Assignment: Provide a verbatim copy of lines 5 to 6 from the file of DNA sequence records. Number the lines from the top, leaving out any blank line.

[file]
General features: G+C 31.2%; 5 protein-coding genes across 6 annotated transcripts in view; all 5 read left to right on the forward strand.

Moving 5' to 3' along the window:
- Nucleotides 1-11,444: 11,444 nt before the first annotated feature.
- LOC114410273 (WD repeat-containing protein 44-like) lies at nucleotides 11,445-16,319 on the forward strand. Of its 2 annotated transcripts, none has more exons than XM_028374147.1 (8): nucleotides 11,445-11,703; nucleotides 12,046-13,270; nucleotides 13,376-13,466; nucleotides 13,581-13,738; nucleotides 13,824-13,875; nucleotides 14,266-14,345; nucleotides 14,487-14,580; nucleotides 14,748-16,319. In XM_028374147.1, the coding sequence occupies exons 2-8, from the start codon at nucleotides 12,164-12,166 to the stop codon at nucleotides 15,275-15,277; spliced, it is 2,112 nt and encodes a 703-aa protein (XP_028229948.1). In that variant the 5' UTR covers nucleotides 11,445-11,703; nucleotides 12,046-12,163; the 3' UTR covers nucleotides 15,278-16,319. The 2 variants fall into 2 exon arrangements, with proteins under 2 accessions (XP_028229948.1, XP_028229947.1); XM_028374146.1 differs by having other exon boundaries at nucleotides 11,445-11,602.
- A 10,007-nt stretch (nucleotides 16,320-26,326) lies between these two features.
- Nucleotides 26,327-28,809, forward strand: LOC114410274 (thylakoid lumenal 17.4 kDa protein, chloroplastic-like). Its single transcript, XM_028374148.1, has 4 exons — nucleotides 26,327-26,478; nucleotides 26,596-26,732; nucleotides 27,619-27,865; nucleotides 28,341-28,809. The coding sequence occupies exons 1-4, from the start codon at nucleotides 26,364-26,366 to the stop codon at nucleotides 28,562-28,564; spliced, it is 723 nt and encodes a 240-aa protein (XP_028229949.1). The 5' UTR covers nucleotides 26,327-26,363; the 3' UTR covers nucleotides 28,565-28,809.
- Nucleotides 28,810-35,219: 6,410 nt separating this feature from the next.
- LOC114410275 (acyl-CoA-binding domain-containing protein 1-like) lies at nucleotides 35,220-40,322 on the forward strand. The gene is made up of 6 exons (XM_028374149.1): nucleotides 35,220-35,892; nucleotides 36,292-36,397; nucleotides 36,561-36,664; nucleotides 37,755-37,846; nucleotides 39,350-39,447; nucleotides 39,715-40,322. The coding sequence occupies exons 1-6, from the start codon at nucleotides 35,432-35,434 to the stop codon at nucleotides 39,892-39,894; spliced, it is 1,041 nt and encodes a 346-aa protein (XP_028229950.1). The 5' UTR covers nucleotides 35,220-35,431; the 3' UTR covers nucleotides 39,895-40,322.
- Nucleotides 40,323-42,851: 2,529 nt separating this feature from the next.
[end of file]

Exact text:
- A 10,007-nt stretch (nucleotides 16,320-26,326) lies between these two features.
- Nucleotides 26,327-28,809, forward strand: LOC114410274 (thylakoid lumenal 17.4 kDa protein, chloroplastic-like). Its single transcript, XM_028374148.1, has 4 exons — nucleotides 26,327-26,478; nucleotides 26,596-26,732; nucleotides 27,619-27,865; nucleotides 28,341-28,809. The coding sequence occupies exons 1-4, from the start codon at nucleotides 26,364-26,366 to the stop codon at nucleotides 28,562-28,564; spliced, it is 723 nt and encodes a 240-aa protein (XP_028229949.1). The 5' UTR covers nucleotides 26,327-26,363; the 3' UTR covers nucleotides 28,565-28,809.